Accessories: 1/4-inch collet insert, stamped wrench.
|Porter-Cable||Horsepower / Amps||RPM Range ||Max Plunge Depth||Raw Power Test ||Weight|
|7539||3-1/4 / 15|| 10,000-21,000||3 inches||Fair–stalled the most||17.3 pounds|
Its heft and price don't reflect this massive router's power and capabilities. The tool seems dated and clunky and in need of a design overhaul.
Performance: The plunge action is smooth enough, but the spring cannot raise the tool's head, so you have to manually lift it. The auto-
locking plunge-lock lever adds a step to each cut and was not appreciated.
Power: For its size, weight, and reputation, this router had surprisingly little power in reserve. It would cut just fine–and then stall suddenly when pushed a little harder.
Ergonomics: The tool has generous, full-hand grips, but the sharp corners that the bottom of your hands push against are uncomfortable and truly anti-ergonomic. The switch and the plunge-lock lever can be operated with both hands remaining on the handles.
Features: The only unit without a fine-adjust feature or a spindle lock for changing bits. Has a positive lock for the depth-stop rod.
Accessories: Two stamped wrenches. Optional fine-adjust knob is available.
|Rockwell||Horsepower / Amps||RPM Range ||Max Plunge Depth||Raw Power Test ||Weight|
|RK5057K||3 / 15 ||11,000-28,000||2-3/16 inches||Good||10 pounds|
Smaller and lighter than the others, the RK5057K seemed a little outclassed; its details and features put it at the lower end for pro use.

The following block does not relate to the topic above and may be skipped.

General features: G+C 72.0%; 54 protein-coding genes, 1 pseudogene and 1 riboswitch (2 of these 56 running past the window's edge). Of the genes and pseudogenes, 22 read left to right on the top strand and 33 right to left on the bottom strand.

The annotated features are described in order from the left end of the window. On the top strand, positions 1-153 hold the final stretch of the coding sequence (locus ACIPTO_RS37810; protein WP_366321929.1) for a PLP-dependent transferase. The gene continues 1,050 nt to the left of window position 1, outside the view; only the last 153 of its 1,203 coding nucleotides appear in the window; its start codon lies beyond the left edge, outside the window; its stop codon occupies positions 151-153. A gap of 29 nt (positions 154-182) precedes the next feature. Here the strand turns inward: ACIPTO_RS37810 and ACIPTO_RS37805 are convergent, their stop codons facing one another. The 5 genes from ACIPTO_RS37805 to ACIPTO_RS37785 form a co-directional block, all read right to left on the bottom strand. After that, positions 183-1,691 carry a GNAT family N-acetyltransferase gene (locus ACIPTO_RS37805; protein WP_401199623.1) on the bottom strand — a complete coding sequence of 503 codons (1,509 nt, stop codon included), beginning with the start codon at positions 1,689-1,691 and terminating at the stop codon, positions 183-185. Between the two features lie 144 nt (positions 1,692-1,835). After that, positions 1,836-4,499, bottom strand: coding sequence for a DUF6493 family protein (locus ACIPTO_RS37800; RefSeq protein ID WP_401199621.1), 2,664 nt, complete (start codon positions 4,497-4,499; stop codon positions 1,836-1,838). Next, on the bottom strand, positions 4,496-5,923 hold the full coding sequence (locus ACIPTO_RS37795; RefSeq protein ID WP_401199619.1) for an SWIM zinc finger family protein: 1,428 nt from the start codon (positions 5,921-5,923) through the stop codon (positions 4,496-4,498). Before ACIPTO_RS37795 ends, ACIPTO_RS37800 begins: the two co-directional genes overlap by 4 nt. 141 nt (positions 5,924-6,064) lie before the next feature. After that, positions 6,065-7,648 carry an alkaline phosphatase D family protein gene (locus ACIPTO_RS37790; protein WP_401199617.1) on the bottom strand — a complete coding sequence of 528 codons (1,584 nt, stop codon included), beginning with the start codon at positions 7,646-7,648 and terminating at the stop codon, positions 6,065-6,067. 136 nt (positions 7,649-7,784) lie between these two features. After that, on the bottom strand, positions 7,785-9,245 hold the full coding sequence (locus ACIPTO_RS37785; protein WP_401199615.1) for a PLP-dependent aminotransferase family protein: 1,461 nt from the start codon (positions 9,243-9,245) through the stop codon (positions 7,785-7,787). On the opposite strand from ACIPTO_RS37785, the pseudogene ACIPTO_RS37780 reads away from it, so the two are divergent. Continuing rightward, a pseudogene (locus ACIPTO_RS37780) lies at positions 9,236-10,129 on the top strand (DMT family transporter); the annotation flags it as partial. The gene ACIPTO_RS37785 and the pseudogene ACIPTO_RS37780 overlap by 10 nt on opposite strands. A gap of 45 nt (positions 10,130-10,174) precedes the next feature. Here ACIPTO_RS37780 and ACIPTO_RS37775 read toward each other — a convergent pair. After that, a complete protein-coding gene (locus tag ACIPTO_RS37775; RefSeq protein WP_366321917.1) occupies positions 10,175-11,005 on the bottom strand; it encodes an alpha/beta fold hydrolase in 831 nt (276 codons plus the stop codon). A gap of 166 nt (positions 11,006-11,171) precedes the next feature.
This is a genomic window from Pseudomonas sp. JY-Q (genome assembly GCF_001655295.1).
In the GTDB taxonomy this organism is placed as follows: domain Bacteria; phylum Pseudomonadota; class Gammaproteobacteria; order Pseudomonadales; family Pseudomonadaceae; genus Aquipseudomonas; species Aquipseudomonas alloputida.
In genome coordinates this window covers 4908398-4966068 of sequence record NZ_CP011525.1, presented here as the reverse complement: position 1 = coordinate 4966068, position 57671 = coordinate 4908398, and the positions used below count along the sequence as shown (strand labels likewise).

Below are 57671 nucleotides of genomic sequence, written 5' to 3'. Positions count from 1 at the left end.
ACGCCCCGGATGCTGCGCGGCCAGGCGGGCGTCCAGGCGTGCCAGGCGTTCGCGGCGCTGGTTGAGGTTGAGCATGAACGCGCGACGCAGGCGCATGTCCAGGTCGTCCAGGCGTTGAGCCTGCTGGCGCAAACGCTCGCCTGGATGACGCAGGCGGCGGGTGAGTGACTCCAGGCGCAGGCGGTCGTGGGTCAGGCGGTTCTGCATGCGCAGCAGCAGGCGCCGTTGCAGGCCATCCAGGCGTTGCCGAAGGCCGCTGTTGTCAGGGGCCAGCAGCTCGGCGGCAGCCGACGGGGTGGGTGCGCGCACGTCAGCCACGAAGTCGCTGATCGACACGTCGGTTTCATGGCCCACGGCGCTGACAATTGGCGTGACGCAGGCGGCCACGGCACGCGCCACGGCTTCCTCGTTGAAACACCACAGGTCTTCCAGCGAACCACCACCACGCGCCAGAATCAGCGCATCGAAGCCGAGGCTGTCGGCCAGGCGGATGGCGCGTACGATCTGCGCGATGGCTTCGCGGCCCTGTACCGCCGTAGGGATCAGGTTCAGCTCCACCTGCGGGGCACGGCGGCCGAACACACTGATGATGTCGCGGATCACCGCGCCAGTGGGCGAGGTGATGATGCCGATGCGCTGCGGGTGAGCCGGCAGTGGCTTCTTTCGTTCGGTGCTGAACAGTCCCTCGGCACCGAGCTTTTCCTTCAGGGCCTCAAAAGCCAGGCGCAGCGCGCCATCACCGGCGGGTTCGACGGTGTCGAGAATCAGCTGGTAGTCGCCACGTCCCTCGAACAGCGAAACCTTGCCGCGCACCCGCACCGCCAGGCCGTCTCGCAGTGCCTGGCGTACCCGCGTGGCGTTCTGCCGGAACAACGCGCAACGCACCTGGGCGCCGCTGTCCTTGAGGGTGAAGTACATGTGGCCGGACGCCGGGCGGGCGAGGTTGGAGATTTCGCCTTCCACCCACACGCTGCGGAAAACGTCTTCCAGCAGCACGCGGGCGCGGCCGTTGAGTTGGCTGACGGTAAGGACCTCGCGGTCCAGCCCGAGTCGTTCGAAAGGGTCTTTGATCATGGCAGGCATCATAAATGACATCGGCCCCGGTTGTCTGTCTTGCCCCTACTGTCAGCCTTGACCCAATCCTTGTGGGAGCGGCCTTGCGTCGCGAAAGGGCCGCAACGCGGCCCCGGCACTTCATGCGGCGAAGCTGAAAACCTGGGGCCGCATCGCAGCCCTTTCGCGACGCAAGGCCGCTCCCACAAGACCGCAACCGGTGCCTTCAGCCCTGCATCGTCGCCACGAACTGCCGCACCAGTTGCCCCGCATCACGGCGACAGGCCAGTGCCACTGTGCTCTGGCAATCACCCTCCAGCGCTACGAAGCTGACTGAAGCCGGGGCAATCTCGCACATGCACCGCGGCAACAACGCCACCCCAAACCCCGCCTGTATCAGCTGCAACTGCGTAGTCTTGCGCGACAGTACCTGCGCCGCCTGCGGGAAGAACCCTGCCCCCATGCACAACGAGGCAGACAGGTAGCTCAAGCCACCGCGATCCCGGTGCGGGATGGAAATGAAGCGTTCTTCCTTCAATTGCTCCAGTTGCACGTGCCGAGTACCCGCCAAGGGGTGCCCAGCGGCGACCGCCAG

Performance: The plunge mechanism has too much play, letting the bit tilt in the cut and reducing accuracy. This reinforces our hunch that this simple tool is for a less-demanding market.
Power: With decent, midrange power, the tool held its own against bigger routers from bigger brands. This was surprising given its smaller horsepower rating.
Ergonomics: The small size, low center of gravity, and nice rubber-grip handles give the router a great feel. The switch can be operated with both hands remaining on the handles, but to use the plunge-lock lever, one hand must come partway off a handle.
Features: Has a positive lock for the depth-stop rod, but the aluminum rod is loose-fitting and easily dented by the locking bolt.
Accessories: Fence, template guide, top and bottom vac attachments, stamped wrench, plastic case.
Rockwell Power Tools
|Triton||Horsepower / Amps||RPM Range ||Max Plunge Depth||Raw Power Test ||Weight|
|TRA001||3-1/4 / 15||8,000-21,000||2-5/8 inches||Fair-Good||13.5 pounds|
This tool has appealing features but the least comfortable feel of all routers tested. It's probably best used in a router table, and has special features for this use.
Performance: Steady plunge action, but notches on the column keep it from feeling smooth. Plastic shields on the base direct dust into the user's face, so at least one needs to be removed.
Power: On the lower end.
Ergonomics: Round handles mounted too high make for a top-heavy, tippy feel, and the round knob design lacks the stabilizing wrist control provided by oblong handles.
The switch and the plunge-lock lever can be operated with both hands on the handles.
Features: A unique second plunge mode lowers the router in small increments as one knob is rotated. You can use the controls in either hand; this is the only tool without a definite front or back. Has a positive lock for the depth-stop rod.
For router-table use, the plunge spring can be removed, and the base and spindle lock click into a position that allows easy bit changes above the table.
Accessories: Fence, 1/4-inch collet insert, vac attachment, stamped wrench.
Triton Workshop Systems